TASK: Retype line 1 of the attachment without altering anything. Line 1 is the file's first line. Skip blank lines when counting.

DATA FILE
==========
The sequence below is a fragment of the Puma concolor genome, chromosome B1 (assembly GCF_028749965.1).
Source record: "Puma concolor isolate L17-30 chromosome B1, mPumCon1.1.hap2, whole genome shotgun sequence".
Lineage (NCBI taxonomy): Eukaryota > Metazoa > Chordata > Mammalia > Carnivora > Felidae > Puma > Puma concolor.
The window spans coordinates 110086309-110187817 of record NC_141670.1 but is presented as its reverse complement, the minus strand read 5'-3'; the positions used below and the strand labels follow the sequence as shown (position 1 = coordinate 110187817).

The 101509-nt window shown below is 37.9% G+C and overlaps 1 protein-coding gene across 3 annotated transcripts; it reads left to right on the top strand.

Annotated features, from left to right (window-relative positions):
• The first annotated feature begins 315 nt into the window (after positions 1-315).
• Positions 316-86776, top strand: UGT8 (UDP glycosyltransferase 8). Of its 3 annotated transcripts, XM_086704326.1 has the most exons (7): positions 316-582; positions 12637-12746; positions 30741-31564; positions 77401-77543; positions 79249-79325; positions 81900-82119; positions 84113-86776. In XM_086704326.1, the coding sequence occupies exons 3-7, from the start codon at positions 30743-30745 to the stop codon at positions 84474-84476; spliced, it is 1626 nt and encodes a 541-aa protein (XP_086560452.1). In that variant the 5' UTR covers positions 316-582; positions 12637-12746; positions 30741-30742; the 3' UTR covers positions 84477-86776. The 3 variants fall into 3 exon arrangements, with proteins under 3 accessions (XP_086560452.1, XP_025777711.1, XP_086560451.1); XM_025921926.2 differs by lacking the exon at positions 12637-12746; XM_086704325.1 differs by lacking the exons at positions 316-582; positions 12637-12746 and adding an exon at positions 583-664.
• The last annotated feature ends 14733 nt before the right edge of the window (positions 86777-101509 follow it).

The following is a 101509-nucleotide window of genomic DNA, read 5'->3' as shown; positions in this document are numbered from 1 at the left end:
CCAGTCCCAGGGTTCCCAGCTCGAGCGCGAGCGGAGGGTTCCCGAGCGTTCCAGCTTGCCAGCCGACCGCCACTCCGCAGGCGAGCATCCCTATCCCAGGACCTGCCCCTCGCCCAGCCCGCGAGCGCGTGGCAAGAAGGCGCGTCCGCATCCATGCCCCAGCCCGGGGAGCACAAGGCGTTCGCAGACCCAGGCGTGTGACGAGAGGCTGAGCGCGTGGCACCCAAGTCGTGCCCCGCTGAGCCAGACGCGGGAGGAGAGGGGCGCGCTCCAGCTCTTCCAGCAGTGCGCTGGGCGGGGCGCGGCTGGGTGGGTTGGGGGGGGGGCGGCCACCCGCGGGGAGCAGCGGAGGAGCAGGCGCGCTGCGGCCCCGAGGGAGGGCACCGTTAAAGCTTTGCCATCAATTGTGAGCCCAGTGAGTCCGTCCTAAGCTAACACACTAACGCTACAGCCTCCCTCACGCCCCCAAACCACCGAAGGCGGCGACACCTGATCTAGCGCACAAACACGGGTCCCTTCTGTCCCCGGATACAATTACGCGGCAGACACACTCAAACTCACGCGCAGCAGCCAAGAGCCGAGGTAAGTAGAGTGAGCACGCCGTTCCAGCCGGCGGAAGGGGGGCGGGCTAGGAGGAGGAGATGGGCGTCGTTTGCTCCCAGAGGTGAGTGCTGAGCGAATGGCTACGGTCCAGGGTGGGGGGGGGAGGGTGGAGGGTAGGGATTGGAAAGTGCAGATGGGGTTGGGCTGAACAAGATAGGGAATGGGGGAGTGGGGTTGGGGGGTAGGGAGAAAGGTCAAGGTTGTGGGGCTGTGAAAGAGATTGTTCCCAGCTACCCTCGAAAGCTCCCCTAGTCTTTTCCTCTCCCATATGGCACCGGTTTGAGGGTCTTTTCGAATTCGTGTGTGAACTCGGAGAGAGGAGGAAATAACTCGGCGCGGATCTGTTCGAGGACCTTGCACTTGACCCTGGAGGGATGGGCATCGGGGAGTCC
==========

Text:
The sequence below is a fragment of the Puma concolor genome, chromosome B1 (assembly GCF_028749965.1).